Re: Question about CEV

From: Nick Hay (
Date: Mon Oct 29 2007 - 17:18:23 MDT

On 10/29/07, Matt Mahoney <> wrote:
> --- Thomas McCabe <> wrote:
> > CEV is a metamorality system. It doesn't say XYZ is good or bad: it
> > defines a procedure for how to determine if XYZ is good or bad. Apples
> > and oranges.
> From the paper: "...our coherent extrapolated volition is our wish if we knew
> more, thought faster, were more the people we wished we were, had grown up
> farther together; where the extrapolation converges rather than diverges,
> where our wishes cohere rather than interfere; extrapolated as we wish that
> extrapolated, interpreted as we wish that interpreted." (I hope this isn't
> taken out of context).
> My objection is that "were more the people we wished we were" makes CEV
> undefined if we allow the AI to reprogram our motivational systems.

This is not necessarily undefined. Take an unmodified human (or model
thereof), make some specific changes (e.g. increasing the accuracy of
the human's expectations), then extract an image of who that modified
human wishes to be. Take that image, make some changes, extract an
image of who it wants to be. Repeat N times.

I'm not saying this is how it would work, just demonstrating this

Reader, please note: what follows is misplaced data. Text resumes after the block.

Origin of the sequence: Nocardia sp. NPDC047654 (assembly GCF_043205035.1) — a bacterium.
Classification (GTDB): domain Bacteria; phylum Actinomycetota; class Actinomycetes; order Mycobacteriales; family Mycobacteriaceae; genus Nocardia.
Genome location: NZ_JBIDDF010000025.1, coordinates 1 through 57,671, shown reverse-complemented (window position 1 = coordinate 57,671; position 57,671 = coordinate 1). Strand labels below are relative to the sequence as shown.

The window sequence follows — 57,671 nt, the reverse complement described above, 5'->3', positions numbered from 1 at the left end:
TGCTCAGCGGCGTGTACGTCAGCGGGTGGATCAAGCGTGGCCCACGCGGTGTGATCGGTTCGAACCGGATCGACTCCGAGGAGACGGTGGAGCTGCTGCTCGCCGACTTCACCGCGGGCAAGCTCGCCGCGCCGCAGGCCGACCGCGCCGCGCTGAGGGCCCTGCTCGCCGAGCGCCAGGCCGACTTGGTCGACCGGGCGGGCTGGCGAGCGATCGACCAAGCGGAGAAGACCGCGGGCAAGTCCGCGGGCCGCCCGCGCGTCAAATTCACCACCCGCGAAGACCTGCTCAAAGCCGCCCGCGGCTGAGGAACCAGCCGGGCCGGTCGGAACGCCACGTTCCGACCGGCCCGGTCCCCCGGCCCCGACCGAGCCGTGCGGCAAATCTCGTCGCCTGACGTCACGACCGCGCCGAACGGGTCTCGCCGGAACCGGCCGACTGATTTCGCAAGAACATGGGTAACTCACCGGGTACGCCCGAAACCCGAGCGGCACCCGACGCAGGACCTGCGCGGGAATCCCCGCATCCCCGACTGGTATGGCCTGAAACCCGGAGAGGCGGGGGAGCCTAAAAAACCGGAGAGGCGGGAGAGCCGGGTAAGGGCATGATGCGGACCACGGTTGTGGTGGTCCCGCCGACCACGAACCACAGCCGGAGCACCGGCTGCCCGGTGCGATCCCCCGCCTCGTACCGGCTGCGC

needn't be undefined. I haven't specified how to model a human, how
exactly to change the model e.g. to increase expectation accuracy, or
how to extract an image of what that human wants to be, but those are
technical questions I don't know the answer to.

> The AI
> could make us want to be the kind of person that allows the AI to tell us what
> we want.

Why would it? A CEV does not have its own agenda. An optimizing
compiler could take a program which computes primes numbers and make
it output only even numbers. But it doesn't, unless we designed it to
do so. A CEV could manipulate human motivational systems so that they
are easily satisfied, or some other obvious to us failure. But it
doesn't, unless we designed it to do so.

> But if we disallow reprogramming the motivational system then we
> could not treat many mental illnesses. I gave examples where neither the
> person's wish before or after the change would be a reliable indicator of what
> a rational person would wish for. The only other alternative would be a
> complicated rule that we would probably get wrong.

Or to write a process that extracts what how we detect whether our
extrapolation procedure is wrong, and use that to correct our
imperfect implementation. Or something else. There is always a third
alternative, especially in Friendly AI theory.

-- Nick

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